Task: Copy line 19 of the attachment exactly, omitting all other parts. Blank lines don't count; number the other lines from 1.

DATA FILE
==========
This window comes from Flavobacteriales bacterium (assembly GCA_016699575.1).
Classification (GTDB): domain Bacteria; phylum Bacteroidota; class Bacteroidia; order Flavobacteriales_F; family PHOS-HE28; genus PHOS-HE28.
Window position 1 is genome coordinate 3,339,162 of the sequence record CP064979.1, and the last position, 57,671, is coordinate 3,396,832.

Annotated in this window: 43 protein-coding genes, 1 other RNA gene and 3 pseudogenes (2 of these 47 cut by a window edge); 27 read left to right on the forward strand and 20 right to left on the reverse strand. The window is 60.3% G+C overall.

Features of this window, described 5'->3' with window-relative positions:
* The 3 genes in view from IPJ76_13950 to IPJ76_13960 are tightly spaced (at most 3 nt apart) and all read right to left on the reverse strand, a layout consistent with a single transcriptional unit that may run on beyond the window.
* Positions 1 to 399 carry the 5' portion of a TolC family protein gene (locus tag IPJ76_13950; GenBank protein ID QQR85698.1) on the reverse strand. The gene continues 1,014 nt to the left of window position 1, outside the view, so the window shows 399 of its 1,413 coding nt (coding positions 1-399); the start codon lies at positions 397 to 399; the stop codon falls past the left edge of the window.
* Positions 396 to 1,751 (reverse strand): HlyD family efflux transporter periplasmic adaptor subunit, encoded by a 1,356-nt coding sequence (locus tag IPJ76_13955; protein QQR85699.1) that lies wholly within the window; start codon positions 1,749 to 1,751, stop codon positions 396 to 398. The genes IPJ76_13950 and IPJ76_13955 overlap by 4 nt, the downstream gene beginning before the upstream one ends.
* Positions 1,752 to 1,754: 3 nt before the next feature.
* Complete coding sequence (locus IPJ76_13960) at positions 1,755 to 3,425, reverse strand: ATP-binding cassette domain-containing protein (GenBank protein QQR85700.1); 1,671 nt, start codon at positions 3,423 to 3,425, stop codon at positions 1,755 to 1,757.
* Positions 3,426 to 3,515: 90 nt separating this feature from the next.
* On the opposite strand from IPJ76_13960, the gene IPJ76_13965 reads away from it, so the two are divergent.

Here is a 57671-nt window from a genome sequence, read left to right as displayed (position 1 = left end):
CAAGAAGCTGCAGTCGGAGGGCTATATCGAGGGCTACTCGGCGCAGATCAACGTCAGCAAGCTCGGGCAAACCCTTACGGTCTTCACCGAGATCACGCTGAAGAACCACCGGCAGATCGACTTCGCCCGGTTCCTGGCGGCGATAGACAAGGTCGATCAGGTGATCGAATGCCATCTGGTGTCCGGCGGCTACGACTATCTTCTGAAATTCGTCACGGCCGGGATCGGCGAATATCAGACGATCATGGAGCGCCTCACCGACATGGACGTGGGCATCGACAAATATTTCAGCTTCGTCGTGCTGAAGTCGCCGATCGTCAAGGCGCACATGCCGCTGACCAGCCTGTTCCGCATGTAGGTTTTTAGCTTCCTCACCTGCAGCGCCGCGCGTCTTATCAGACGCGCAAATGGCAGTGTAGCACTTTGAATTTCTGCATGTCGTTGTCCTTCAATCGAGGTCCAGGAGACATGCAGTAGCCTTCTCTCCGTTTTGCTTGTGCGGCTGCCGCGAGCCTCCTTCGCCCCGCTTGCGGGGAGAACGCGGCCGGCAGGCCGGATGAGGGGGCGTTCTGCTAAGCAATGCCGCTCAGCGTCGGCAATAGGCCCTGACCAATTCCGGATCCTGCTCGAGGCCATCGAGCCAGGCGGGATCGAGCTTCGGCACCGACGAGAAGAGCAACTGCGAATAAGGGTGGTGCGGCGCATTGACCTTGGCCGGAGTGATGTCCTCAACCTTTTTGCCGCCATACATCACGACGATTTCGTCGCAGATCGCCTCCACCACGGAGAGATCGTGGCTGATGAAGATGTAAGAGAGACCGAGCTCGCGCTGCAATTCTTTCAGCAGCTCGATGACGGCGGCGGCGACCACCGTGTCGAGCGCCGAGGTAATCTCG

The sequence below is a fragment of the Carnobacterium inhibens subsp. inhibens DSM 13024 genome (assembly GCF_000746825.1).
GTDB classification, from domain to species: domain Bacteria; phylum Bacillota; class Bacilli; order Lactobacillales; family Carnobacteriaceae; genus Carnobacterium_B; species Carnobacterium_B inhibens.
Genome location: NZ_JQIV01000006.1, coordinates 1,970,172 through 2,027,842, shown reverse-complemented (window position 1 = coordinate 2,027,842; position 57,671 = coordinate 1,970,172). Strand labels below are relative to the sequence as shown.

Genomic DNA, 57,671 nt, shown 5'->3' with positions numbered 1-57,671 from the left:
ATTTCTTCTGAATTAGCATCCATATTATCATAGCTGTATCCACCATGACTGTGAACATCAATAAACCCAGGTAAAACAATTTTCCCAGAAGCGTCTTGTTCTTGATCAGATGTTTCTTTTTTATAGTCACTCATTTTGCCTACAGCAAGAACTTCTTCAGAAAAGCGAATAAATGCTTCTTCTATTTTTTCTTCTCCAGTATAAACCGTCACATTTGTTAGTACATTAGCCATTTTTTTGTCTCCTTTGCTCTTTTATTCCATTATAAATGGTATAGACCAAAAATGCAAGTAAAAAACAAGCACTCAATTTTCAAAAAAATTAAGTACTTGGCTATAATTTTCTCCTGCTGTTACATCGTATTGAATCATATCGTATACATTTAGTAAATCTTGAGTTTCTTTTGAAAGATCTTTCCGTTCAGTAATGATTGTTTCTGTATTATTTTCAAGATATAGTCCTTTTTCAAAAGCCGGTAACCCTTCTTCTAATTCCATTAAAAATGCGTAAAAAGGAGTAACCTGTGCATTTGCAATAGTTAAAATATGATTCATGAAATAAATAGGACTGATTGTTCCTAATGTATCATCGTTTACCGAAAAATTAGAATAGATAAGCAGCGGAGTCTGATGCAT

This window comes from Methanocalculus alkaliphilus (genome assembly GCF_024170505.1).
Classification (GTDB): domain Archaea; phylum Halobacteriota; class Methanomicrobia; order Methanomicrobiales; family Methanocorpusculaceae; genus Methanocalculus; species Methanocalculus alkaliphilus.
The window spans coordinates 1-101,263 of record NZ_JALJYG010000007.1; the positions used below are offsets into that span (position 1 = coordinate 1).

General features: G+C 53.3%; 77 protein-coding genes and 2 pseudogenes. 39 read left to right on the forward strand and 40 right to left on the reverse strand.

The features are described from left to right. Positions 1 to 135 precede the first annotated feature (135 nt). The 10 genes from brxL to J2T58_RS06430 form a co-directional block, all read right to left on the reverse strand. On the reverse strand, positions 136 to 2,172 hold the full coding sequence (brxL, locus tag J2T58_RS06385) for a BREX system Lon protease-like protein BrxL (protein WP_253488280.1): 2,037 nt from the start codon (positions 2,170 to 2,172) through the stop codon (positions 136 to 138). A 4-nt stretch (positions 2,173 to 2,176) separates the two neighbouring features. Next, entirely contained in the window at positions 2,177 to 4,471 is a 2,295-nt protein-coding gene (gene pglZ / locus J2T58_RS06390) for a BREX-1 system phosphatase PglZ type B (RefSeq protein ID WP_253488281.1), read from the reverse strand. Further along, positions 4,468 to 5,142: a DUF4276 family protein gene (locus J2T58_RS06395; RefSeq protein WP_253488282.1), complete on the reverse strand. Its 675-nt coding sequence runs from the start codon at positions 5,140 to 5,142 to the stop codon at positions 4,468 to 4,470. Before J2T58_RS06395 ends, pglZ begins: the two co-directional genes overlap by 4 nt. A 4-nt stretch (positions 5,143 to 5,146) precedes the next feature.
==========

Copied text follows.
ATTTCTTCTGAATTAGCATCCATATTATCATAGCTGTATCCACCATGACTGTGAACATCAATAAACCCAGGTAAAACAATTTTCCCAGAAGCGTCTTGTTCTTGATCAGATGTTTCTTTTTTATAGTCACTCATTTTGCCTACAGCAAGAACTTCTTCAGAAAAGCGAATAAATGCTTCTTCTATTTTTTCTTCTCCAGTATAAACCGTCACATTTGTTAGTACATTAGCCATTTTTTTGTCTCCTTTGCTCTTTTATTCCATTATAAATGGTATAGACCAAAAATGCAAGTAAAAAACAAGCACTCAATTTTCAAAAAAATTAAGTACTTGGCTATAATTTTCTCCTGCTGTTACATCGTATTGAATCATATCGTATACATTTAGTAAATCTTGAGTTTCTTTTGAAAGATCTTTCCGTTCAGTAATGATTGTTTCTGTATTATTTTCAAGATATAGTCCTTTTTCAAAAGCCGGTAACCCTTCTTCTAATTCCATTAAAAATGCGTAAAAAGGAGTAACCTGTGCATTTGCAATAGTTAAAATATGATTCATGAAATAAATAGGACTGATTGTTCCTAATGTATCATCGTTTACCGAAAAATTAGAATAGATAAGCAGCGGAGTCTGATGCAT